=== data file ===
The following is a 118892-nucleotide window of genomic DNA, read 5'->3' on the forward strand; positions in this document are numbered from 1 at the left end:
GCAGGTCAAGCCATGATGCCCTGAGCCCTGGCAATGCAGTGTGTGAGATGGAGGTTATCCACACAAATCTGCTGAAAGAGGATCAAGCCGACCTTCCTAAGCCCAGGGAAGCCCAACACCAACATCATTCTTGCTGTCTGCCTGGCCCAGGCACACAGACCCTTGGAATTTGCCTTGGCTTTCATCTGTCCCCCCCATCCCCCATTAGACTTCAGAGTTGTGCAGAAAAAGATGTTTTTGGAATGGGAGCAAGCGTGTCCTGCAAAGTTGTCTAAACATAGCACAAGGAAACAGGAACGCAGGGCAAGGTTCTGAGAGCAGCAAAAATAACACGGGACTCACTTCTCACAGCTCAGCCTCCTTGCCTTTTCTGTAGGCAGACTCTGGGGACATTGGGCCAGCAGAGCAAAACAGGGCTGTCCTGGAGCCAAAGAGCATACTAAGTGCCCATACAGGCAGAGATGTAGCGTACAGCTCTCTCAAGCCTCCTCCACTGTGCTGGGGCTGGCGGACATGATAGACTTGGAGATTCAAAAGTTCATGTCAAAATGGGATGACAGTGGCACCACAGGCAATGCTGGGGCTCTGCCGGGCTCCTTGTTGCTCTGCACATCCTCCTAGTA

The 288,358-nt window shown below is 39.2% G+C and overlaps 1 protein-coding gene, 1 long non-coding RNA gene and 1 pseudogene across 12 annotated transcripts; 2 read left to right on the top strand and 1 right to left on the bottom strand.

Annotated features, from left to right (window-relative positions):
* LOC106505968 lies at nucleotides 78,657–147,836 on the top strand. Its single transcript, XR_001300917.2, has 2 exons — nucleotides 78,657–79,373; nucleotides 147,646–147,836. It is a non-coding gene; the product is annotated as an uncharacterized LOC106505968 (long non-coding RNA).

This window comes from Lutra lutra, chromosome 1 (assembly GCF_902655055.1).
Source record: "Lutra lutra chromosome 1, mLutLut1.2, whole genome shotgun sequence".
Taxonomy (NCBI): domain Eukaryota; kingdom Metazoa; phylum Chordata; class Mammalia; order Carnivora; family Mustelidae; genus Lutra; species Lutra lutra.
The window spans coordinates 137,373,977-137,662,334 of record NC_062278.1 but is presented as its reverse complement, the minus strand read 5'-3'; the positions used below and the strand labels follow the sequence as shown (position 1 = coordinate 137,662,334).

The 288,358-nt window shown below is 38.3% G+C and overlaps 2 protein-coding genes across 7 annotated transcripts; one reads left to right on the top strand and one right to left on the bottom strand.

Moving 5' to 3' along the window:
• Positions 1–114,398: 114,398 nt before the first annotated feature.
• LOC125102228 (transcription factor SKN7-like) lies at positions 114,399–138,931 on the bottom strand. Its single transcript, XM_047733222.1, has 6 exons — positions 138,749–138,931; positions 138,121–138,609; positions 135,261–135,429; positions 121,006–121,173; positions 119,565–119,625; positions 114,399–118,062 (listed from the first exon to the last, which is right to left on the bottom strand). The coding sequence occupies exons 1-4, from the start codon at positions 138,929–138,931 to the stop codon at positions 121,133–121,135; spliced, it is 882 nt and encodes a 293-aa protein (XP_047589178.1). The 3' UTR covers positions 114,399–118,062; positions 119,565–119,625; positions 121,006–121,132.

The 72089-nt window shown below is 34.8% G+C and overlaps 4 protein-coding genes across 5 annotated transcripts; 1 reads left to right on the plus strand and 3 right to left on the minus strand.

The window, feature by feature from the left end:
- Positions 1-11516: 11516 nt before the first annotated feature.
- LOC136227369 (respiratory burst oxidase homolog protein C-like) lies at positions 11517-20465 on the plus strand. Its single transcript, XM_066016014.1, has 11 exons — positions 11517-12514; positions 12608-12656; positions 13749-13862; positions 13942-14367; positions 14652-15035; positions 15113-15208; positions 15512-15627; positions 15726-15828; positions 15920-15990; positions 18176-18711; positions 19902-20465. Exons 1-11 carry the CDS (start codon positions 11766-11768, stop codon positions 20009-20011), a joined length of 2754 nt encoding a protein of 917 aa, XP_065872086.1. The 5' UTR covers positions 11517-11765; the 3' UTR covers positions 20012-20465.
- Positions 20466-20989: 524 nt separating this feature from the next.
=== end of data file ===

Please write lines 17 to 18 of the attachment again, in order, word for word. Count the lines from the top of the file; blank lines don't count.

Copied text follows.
- LOC136227369 (respiratory burst oxidase homolog protein C-like) lies at positions 11517-20465 on the plus strand. Its single transcript, XM_066016014.1, has 11 exons — positions 11517-12514; positions 12608-12656; positions 13749-13862; positions 13942-14367; positions 14652-15035; positions 15113-15208; positions 15512-15627; positions 15726-15828; positions 15920-15990; positions 18176-18711; positions 19902-20465. Exons 1-11 carry the CDS (start codon positions 11766-11768, stop codon positions 20009-20011), a joined length of 2754 nt encoding a protein of 917 aa, XP_065872086.1. The 5' UTR covers positions 11517-11765; the 3' UTR covers positions 20012-20465.
- Positions 20466-20989: 524 nt separating this feature from the next.